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I just got a 1947 John Deere mod. A tractor and want to change the oil , trans oil and rear end oil and want to make sure I use the right wt. I found that the motor oil is 40 wt. but cant find what kind of oil is used in the trans and rear end . Can anybody help me?
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:wgtt:

The trans and rear end share the same fluid. The first reduction gear (right side of the tractor behind the clutch) also shares the same fluid, but it must be filled and drained separately. I plan on using 80/90 gear oil in my 60.
 

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Welcome from West Virginia


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I remember reading operators manuals on that vintage tractor decades ago and remembering 140 weight oil was recommended for the transmission & final drives in high temps, over 100 degrees F. But for 99+% of the way those tractors are used today, 80W-90 like Jason recommends is fine.

If you plan to use the tractor in winter, cold temps, below freezing or below zero F, even thinner oil would be wise. Those old tractors relied heavily on splash lubrication, and believe me, at zero degrees F, 90 weight oil is not splashing around.
 

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For the engine, consult a manual. There will be different straight grades of oil depending on temperature. Modern multi-grades can be used over a wider range but they should still reflect the chart in your manual. Make sure you use a oil rated for flat-tappet valves such as what is recommended for diesel truck engines. Shell Rotella 10w-30 or 15w-40 are what I have run in all of my 2-cylinder Deere's during the winter and summer respectively. If you are a little cheap like me, you can save some of your used oil to fill your air cleaner cup!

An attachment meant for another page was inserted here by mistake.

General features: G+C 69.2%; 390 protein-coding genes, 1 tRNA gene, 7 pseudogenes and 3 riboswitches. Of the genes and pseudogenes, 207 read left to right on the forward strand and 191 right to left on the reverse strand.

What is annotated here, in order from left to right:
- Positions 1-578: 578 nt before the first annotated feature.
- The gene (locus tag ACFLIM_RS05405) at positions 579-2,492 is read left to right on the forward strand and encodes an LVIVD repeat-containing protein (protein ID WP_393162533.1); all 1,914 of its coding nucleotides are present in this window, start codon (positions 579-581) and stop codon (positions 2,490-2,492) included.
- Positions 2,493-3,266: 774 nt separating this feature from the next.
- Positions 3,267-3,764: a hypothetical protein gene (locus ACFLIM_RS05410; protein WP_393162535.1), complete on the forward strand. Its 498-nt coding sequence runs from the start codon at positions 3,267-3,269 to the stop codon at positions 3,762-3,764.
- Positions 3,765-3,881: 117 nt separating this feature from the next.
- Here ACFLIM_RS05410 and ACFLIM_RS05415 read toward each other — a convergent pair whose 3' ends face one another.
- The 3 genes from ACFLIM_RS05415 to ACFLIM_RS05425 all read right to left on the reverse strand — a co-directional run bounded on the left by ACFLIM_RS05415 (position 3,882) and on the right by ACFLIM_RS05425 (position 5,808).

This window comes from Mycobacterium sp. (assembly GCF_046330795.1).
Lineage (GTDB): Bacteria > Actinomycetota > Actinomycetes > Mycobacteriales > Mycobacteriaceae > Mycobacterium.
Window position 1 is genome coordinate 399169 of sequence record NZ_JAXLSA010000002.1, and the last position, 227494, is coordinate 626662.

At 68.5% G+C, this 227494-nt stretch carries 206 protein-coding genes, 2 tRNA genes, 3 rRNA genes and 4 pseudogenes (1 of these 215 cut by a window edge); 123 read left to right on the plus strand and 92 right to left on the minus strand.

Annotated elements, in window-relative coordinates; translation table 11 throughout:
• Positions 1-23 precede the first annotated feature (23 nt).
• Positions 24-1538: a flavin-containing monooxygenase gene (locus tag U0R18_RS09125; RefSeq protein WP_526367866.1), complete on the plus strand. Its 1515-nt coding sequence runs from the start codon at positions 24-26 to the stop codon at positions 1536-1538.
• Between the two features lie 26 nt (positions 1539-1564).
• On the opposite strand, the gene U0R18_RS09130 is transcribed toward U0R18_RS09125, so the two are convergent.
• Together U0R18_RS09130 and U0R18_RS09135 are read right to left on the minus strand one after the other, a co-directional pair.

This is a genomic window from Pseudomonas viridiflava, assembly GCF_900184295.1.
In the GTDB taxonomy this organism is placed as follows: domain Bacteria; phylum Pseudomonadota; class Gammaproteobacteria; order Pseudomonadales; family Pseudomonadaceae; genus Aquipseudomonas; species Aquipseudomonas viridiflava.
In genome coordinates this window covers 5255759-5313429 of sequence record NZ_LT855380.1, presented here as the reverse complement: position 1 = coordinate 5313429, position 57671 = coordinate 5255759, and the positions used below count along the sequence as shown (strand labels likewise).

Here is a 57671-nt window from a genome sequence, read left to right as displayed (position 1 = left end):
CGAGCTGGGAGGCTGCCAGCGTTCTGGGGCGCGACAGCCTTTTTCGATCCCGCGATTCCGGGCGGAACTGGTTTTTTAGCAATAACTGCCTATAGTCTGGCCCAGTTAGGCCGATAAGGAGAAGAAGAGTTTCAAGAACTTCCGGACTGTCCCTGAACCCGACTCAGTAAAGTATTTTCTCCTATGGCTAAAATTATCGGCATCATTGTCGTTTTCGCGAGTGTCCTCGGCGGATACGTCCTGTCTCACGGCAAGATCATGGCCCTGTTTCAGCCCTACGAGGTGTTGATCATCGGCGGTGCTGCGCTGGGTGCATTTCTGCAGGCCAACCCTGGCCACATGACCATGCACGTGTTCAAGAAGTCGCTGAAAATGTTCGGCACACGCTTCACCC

In the trans and final drives I like to use a marine-grade 75w-90. Marine gear oil is formulated to resist water contamination and with as much as these huge castings can sweat, I figure it certainly can't hurt.

Just as important as all that other stuff, find all the grease zerks and fill them too! These old machines are like a good duck dog; happiest when thoroughly moist.

Welcome and have fun! :greentractorride:
 

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Double check in the manual, so I don't mis-lead anyone, but I believe the "A" first reduction gear cover gets the same oil as the engine crankcase, not transmission gear oil. The "B" model manual covers this well.
IIRC the older letter models had a drain hole but no filler hole in the first reduction gear cover. Old oil could be drained from the cover, but the clutch brake shift fork housing was removed to add a specific volume of oil. Excess oil drains thru to the crankcase. Later models had a filler hole at the top of the casting for refill.
On this 1950 "B", the FRC filler plug, with the square head, is just behind the crankcase filler pipe.

The number series (60) may be different due to the extra gearing for live power. They might share oil with the tranny/differential, I don't know. Don't have any manuals for them, so if someone who does could enlighten me, it would be appreciated.

Mag timed.JPG

tommyhawk
 
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